According to the North Korean, there is no prostitution in the country yet there are reports from defectors that the industry is widespread. There are also reports that the state itself sanctions sex workers for the exclusive provision of entertainment for VIPs and officials.
North Korean law prohibits all forms of sex work with punishments of up to two years labour being faced by repeat offenders.
Prostitution and sex work of all forms is also prohibited in South Korea but, unlike its Northern neighbors, boasts a huge sex industry thought to be worth over $13 billion per year.
Despite crackdowns on organised sex rings, brothels and trafficking, the industry is flourishing and almost one in four South Korean men claim to have had their first sexual experience with a prostitute.
Prostitution, outside of specifically designated zones, is illegal in Taiwan. This has been the case since 2011 when special laws were introduced to try and regulate the industry; however, as of 2017, no such ‘special zones’ have been established.
South East Asia
Prostitution in Brunei is illegal and carries punishments which range from fines to imprisonment of up to one year for a first offences (up to three years for subsequent infractions).
Despite being widespread across Cambodia, prostitution in this South East Asian country is illegal.
Managing brothels, pimping and soliciting are also against the law; however, the actual act of exchanging money for sex is not strictly outlawed.
There are an estimated 34,000 sex workers in Cambodia which makes the prevalence rate by population quite high at 0.21%.
There is no specific law against prostitution in Indonesia and on some of the islands, it is not an offence. Legally, the act of selling sex is a ‘crime against morality’ yet you can find prostitutes operating across this island nation; some operating from semi-official brothels.
Bali, in particular, is a hotspot for prostitution and is one of the largest destinations for female sex tourism in Asia.
Sex work is largely tolerated and even when ‘unofficial’ brothels are raided, offenders are thought to simply be able to pay their way out of a jail sentence. For this reason, the authorities are often accused of using sex workers as an additional source of income.
Prostitution is illegal in Laos but, unlike in neighboring Thailand, offenders can risk severe prosecution.
Despite the potential punishments, the sex industry of Laos is widespread and you can find sexual services being offered for sale in all manner of entertainment venues including bars, guest houses and even from restaurants.
Prostitution in Malaysia is not prohibited by law and is quite widespread across the country. However, in areas such as Kelantan and Terengganu, Sharia law prevails and prostitutes risk pubic caning or whipping. In these areas, buying sex is also forbidden although some suggest that these laws are only applied to Muslims.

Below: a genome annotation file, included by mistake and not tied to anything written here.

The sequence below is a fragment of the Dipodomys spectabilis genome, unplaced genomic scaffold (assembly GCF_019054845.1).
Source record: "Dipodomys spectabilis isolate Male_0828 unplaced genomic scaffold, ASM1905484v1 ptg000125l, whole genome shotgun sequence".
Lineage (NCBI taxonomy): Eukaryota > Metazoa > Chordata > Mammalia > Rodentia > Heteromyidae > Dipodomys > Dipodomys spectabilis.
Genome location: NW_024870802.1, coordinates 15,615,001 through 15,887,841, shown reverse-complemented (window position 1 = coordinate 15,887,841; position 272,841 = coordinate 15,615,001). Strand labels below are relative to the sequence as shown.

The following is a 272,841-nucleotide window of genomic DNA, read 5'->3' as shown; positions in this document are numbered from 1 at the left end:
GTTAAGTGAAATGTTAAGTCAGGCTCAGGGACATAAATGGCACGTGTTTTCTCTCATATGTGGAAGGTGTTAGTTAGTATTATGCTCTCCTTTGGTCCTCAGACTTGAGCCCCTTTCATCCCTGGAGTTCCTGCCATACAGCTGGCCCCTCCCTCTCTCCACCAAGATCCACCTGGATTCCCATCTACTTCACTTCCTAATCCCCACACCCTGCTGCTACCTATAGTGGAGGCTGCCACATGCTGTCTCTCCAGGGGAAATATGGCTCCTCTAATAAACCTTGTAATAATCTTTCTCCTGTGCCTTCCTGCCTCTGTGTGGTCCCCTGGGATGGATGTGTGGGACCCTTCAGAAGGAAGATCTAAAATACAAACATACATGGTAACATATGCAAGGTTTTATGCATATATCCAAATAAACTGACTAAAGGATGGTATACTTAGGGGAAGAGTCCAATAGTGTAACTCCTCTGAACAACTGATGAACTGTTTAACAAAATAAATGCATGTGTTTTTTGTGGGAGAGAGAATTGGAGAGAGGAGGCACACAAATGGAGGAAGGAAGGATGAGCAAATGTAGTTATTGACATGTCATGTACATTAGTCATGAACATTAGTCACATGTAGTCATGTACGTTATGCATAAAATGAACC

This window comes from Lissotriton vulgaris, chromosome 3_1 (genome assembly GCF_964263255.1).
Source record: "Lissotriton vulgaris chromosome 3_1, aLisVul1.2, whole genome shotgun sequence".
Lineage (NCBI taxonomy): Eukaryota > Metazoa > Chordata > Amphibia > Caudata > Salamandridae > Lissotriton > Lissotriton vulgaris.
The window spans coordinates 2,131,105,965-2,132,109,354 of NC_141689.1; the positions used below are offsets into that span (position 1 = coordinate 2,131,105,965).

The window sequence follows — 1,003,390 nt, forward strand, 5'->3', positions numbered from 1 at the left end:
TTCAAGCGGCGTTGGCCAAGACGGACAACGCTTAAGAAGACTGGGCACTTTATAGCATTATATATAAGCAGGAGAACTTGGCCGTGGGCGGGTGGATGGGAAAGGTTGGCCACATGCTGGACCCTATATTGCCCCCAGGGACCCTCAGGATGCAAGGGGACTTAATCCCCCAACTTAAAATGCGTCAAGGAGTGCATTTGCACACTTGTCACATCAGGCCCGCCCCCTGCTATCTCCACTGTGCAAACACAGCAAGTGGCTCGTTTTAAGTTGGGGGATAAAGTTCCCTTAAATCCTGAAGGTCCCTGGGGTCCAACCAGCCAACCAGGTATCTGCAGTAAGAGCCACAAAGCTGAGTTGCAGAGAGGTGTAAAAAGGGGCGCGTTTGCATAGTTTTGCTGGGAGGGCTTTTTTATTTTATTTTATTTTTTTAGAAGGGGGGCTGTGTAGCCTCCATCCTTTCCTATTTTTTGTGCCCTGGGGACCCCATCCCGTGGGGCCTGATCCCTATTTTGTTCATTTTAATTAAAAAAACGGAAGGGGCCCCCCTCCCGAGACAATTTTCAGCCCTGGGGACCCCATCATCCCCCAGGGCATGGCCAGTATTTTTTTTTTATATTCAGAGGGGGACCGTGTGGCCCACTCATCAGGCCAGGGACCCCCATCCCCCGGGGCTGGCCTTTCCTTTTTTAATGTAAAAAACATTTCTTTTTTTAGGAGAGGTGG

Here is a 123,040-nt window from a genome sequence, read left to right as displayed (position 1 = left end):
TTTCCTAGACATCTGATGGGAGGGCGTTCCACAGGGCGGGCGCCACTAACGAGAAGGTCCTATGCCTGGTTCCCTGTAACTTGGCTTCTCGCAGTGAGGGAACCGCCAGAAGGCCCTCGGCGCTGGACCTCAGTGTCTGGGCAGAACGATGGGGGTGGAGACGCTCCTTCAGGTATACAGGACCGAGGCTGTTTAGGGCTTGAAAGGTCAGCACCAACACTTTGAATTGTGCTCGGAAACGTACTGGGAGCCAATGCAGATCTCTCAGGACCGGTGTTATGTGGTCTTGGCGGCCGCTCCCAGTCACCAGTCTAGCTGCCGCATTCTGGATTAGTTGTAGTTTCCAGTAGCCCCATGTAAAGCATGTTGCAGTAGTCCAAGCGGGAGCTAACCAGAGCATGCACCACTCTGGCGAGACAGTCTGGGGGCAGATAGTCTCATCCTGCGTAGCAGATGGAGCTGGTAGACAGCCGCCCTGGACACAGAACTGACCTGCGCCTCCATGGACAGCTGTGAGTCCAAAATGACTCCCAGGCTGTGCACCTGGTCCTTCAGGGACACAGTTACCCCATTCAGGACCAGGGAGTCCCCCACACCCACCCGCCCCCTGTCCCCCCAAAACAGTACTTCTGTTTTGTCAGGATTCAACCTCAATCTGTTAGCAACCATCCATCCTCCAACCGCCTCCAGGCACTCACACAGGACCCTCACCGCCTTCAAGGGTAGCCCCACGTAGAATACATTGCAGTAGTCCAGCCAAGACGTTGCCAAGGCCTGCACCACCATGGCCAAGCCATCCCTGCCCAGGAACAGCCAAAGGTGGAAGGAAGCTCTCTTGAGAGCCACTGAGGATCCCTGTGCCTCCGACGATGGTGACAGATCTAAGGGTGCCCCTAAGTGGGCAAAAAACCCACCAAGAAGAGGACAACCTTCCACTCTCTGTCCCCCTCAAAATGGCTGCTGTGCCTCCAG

There are federal laws which prevent brothels, soliciting and making money from another via prostitution. However, you can find illegal brothels, particularly in places like Kuala Lumpur as well as red-light areas and transgender prostitutes.
The sex industry of Malaysia is a large one and it is estimated that the industry generates around $963 million per year supporting more than 150,000 prostitutes.
Prostitution in Myanmar is illegal and is not culturally or socially tolerated. Despite this, the country has quite a large sex market with women selling their services from guesthouses, nightclubs and restaurants. The larger cities, like Mandalay, also have plenty of KTV lounges, massage parlors and bars from where prostitutes can be picked up.
The law is currently under review to decriminalise selling sex in order to protect prostitutes from being sent to detention centres.
Prostitution in the Philippines is illegal but is largely tolerated and quite widespread. Similar to Thailand the authorities mostly turn a blind eye to individuals but organised prostitution can be punished with quite severe sentences including life imprisonment (trafficking).
You can find sex workers in most entertainment venues in the larger Filipino cities.
Prostitution in Singapore is not illegal and is semi-officially regulated. There are aspects of the trade which are against the law including pimping and earning money from another person selling sexual services.
The authorities monitor and screen sex workers at a number of brothels and there are informally designated zones where prostitution is tolerated.